The 24 Hours of Le Mans offered a glimpse into the future of the legendary race regarding the technology to be used in the vehicles. Before the start of the race, the hydrogen-powered Mission H24 offered an exhibition lap, where Automobile Club de l’Ouest (ACO) confirmed its commitment to sustainable fuel.
The prototype’s presentation represents an evolution towards performance, making it lighter, more powerful and aerodynamic. Total Energies and ACO are also partners in a project developing hydrogen cars, built by the Swiss company Green GT. The initial goal was to introduce a specific category at Le Mans from 2024, but this has been postponed until 2025, due to the health crisis.
“The hydrogen choice is part of our mission, and a planetary challenge to combat the major issues of our time. We cannot continue with motorsports not adapted to environmental imperatives, and therefore, we must move towards zero emissions,” explained Pierre Fillon, president of ACO.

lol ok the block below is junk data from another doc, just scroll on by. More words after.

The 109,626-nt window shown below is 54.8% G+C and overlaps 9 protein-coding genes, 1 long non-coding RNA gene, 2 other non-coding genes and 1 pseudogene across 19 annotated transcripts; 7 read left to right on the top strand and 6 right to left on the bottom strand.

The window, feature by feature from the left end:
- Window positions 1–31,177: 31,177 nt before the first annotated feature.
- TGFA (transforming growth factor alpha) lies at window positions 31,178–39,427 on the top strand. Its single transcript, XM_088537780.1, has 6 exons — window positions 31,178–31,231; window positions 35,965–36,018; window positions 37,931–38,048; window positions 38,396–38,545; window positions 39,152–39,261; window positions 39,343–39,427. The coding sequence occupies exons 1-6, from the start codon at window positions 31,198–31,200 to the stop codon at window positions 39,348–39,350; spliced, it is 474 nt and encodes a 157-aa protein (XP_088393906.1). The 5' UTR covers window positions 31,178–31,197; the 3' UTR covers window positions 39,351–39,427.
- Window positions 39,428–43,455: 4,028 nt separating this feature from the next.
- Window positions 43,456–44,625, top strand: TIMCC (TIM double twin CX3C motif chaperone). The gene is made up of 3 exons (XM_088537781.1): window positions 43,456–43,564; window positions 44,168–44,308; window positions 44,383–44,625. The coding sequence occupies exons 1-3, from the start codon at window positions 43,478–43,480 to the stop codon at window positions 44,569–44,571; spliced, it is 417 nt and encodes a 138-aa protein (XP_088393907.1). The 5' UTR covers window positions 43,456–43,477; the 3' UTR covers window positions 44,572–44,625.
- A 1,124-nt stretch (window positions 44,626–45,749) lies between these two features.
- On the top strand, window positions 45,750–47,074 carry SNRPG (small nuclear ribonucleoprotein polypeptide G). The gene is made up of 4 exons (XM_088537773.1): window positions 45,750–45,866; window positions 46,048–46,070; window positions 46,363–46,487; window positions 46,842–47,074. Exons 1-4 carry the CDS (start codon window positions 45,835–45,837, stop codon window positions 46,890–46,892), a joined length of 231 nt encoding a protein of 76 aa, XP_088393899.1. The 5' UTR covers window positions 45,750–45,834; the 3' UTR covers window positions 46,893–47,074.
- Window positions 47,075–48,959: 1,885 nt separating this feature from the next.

The Le Mans organizers announced that 100% renewable fuels will be used from next year. They will be produced by Visin refinery and will be based on bioethanol, with wine leftovers from French agriculture and raw materials from the circular economy. With this step, they expect a 65% immediate reduction in CO2 emissions from cars on the tracks.
The Electric Future
Electric motors are on the rise. To keep attracting audiences and sponsors, FIA major events are one by one adopting so-called renewable fueling.
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The Formula E Championship was launched in 2014. From this year, the World Touring Car Championship includes the Electric Car Class (ETCR), and the World Rallycross Championship (eRX2).
In order to reduce pollution, manufacturers are also relying on hybrid engines, combining electric and thermal technologies, so Le Mans decided not to be slow and began making decisions in this direction.
Written by I Jhonattan González